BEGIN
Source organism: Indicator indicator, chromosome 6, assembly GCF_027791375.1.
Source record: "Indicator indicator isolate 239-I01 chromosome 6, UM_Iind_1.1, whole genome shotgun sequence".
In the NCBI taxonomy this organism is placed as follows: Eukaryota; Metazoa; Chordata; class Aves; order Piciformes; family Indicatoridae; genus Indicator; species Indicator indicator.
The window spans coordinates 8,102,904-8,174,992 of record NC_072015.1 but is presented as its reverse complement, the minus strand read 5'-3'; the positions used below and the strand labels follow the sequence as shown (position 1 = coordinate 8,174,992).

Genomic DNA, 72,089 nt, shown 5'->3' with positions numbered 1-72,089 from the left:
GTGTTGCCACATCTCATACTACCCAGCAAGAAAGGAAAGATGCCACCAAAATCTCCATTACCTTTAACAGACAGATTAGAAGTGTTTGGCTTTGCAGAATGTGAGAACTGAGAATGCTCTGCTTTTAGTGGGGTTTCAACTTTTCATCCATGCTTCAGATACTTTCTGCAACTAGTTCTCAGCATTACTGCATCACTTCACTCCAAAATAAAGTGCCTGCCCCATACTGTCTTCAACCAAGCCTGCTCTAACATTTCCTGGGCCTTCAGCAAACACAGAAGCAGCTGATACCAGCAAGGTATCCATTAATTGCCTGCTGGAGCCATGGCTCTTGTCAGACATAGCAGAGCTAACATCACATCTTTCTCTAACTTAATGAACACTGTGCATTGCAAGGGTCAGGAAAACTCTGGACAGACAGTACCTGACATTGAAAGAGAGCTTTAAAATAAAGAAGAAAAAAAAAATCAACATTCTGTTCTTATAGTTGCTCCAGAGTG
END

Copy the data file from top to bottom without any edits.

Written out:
Source organism: Indicator indicator, chromosome 6, assembly GCF_027791375.1.
Source record: "Indicator indicator isolate 239-I01 chromosome 6, UM_Iind_1.1, whole genome shotgun sequence".
In the NCBI taxonomy this organism is placed as follows: Eukaryota; Metazoa; Chordata; class Aves; order Piciformes; family Indicatoridae; genus Indicator; species Indicator indicator.
The window spans coordinates 8,102,904-8,174,992 of record NC_072015.1 but is presented as its reverse complement, the minus strand read 5'-3'; the positions used below and the strand labels follow the sequence as shown (position 1 = coordinate 8,174,992).

Genomic DNA, 72,089 nt, shown 5'->3' with positions numbered 1-72,089 from the left:
GTGTTGCCACATCTCATACTACCCAGCAAGAAAGGAAAGATGCCACCAAAATCTCCATTACCTTTAACAGACAGATTAGAAGTGTTTGGCTTTGCAGAATGTGAGAACTGAGAATGCTCTGCTTTTAGTGGGGTTTCAACTTTTCATCCATGCTTCAGATACTTTCTGCAACTAGTTCTCAGCATTACTGCATCACTTCACTCCAAAATAAAGTGCCTGCCCCATACTGTCTTCAACCAAGCCTGCTCTAACATTTCCTGGGCCTTCAGCAAACACAGAAGCAGCTGATACCAGCAAGGTATCCATTAATTGCCTGCTGGAGCCATGGCTCTTGTCAGACATAGCAGAGCTAACATCACATCTTTCTCTAACTTAATGAACACTGTGCATTGCAAGGGTCAGGAAAACTCTGGACAGACAGTACCTGACATTGAAAGAGAGCTTTAAAATAAAGAAGAAAAAAAAAATCAACATTCTGTTCTTATAGTTGCTCCAGAGTG